Saturday, March 17, 2007

Book Review: The Places in Between by Rory Stewart

Read The Places in Between by Rory Stewart expecting not great personal insights or expansive vistas. Be wowed by the accomplishment of survival of the most brutal of individual journeys.

Afghanistan is a bleak, poor, hopeless place where feudalism still reigns. It was here that Al Qaeda found a home from which to attack America in 2001 under the protection of The Taliban. In swift retaliation, America attacked Al Qaeda and defeated The Taliban. Left behind were a barely civilized population of people, four basic cultures spread across hundreds of miles of barren, cold land, ravaged by centuries of invasion, war, subjugation, and occupation. They do not trust their neighboring villages let alone outside visitors.

Against this backdrop, in January 2002, Rory Stewart, a Scottish historian and writer, decided to walk from Herat in the west to Kabul in the east. I still don’t know what drove him other than a desire to come to terms with himself, although this story doesn’t address that well. Stewart was actually completing a leg of a much larger walking journey of this part of the world. His footpath through Afghanistan, single-minded and determined, is brutal and demanding. His writing, though in narrative form, is a journal of struggle and observation. This was no trek of whimsy – he cheated death many times and in many ways. What was breathtaking was not the vistas nor the epiphanies, but getting through at the end – walking through his front door at home in the UK.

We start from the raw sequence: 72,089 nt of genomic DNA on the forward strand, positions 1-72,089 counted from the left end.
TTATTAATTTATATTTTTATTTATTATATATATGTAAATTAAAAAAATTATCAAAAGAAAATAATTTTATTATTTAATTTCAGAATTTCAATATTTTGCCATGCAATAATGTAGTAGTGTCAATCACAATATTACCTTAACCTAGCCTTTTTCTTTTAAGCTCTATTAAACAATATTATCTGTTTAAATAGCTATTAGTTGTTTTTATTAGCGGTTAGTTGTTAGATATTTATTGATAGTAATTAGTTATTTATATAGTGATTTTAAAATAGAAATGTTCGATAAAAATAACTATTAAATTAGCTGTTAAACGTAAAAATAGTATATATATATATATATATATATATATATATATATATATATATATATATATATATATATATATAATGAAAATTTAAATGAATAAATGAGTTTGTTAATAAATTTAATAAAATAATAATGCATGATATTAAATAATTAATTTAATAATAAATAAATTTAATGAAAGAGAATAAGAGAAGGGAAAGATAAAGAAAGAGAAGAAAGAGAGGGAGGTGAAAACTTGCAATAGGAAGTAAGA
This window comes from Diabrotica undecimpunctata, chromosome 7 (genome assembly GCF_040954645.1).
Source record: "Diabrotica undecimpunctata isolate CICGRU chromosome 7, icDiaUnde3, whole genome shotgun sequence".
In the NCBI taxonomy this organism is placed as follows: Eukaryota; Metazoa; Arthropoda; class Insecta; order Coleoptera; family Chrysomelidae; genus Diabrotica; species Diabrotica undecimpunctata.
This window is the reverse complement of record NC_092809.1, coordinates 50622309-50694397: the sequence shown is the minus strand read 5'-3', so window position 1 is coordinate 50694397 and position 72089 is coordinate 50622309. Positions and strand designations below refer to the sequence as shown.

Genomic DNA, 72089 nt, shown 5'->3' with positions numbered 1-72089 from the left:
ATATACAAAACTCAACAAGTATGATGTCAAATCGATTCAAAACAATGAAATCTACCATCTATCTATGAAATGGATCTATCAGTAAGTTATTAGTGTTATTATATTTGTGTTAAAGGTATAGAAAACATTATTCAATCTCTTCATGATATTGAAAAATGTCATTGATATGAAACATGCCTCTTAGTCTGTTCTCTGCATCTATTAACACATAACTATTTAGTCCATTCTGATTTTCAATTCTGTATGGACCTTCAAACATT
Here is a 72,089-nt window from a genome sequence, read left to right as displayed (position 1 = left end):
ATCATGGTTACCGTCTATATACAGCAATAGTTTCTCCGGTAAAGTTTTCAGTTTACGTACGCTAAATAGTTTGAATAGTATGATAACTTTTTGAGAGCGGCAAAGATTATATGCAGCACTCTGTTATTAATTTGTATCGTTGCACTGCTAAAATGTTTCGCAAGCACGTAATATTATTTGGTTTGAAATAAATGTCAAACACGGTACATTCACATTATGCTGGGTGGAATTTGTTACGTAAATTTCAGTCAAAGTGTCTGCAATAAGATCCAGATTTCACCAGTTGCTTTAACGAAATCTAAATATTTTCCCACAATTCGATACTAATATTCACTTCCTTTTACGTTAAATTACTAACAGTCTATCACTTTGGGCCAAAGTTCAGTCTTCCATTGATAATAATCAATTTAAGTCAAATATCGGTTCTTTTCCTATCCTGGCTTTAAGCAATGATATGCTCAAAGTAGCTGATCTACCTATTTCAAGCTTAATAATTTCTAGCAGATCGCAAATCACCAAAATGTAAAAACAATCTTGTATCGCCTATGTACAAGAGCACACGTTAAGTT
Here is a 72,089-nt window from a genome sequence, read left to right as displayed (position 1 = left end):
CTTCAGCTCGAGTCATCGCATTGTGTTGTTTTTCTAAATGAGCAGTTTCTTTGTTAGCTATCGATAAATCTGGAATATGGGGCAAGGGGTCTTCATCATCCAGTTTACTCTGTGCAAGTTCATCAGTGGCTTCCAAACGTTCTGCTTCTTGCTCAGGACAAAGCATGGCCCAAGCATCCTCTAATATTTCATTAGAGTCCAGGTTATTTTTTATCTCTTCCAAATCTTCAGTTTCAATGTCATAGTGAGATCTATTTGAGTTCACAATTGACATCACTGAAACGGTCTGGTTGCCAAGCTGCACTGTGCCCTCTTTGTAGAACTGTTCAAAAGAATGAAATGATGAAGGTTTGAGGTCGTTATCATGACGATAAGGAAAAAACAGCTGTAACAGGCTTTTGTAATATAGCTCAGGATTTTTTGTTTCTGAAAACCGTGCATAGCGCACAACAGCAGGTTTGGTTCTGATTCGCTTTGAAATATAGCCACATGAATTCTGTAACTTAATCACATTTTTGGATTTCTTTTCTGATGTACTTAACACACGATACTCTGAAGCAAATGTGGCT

Don’t expect to close the pages of The Places in Between thinking, “I want to make that walk someday.” Expect instead to breathe a sigh of relief and think, “If it was a necessary walk, I’m glad he took it and I’m glad it’s over!” Yet, also expect to understand why the war in Afghanistan has been such a struggle for America, as it was for Russia before us and the invaders and occupiers before them.

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